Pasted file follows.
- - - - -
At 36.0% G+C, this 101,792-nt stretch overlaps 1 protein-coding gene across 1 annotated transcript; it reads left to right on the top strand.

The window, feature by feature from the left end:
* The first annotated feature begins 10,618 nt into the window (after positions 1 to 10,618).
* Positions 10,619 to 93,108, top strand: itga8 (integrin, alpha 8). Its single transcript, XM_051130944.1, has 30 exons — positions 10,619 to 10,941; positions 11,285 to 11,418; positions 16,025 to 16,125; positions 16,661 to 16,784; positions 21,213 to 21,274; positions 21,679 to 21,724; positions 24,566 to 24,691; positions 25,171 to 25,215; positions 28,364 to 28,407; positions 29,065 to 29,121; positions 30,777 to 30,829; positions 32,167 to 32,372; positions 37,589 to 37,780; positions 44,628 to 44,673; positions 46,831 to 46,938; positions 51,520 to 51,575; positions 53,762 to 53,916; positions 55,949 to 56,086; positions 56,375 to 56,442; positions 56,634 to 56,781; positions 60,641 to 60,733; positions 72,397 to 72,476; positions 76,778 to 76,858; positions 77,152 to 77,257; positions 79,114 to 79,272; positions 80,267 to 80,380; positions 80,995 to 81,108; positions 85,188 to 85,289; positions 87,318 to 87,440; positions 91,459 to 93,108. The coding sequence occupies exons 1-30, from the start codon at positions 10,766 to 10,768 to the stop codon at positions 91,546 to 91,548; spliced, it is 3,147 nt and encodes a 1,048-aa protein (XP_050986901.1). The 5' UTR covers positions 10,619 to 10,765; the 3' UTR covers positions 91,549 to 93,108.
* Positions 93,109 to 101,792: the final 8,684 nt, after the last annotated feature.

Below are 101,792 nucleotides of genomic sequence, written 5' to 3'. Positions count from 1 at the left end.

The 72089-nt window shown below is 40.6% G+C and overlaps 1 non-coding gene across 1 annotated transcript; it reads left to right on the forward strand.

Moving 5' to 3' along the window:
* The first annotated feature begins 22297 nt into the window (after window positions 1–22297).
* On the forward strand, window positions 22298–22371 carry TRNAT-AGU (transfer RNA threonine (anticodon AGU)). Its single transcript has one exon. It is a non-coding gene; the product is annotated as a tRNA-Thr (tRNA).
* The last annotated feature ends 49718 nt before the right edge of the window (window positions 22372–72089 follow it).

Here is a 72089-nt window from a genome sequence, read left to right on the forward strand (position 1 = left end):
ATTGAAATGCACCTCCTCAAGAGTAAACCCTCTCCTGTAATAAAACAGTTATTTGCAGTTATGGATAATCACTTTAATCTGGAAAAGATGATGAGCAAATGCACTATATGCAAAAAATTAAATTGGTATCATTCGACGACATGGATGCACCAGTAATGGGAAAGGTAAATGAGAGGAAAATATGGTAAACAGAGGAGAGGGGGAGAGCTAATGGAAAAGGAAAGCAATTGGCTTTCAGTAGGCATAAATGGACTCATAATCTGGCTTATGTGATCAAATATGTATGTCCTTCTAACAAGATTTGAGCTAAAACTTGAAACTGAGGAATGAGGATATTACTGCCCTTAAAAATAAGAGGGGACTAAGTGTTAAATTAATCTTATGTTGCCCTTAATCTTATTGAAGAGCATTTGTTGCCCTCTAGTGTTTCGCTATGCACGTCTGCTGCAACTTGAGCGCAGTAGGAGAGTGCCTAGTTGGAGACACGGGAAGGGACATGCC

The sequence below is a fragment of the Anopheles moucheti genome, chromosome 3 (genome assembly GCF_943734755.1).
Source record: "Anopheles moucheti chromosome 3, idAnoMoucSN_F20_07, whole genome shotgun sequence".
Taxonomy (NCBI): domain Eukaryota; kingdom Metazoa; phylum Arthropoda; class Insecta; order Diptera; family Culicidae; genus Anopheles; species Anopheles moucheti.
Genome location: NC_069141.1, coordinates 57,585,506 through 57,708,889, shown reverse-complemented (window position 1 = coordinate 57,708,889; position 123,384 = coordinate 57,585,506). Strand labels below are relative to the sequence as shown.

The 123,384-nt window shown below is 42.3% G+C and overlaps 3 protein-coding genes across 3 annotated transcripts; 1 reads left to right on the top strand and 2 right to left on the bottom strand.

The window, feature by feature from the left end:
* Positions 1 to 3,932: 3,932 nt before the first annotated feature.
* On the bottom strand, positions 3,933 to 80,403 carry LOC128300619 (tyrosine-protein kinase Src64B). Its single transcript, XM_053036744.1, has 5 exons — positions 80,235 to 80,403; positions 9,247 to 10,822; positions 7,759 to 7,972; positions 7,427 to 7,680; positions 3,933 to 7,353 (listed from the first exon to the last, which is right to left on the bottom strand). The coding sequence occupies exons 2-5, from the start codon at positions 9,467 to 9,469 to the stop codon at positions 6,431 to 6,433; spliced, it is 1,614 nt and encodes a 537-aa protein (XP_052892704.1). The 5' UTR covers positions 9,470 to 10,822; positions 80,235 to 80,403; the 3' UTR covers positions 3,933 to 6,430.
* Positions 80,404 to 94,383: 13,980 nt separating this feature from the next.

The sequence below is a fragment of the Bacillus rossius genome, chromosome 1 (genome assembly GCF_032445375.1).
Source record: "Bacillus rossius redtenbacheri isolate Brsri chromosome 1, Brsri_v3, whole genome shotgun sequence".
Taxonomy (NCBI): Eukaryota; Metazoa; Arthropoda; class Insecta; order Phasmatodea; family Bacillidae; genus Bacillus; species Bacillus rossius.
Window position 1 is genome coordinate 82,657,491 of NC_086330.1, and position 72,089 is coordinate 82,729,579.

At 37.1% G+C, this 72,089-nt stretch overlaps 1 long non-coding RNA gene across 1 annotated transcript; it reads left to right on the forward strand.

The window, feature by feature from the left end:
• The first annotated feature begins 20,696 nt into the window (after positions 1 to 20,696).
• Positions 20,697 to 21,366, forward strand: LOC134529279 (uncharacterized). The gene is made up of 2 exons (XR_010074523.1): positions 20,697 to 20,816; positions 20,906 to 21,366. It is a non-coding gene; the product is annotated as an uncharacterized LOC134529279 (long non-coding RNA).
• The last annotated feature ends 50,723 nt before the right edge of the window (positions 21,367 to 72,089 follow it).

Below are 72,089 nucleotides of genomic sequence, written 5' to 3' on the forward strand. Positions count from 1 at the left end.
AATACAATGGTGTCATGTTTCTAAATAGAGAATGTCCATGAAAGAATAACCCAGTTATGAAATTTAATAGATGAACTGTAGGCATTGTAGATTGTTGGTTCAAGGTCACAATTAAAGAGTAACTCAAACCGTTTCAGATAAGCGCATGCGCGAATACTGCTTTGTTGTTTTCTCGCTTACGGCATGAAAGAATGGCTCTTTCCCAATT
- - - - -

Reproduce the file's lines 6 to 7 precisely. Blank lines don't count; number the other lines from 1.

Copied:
Below are 101,792 nucleotides of genomic sequence, written 5' to 3'. Positions count from 1 at the left end.

The 72089-nt window shown below is 40.6% G+C and overlaps 1 non-coding gene across 1 annotated transcript; it reads left to right on the forward strand.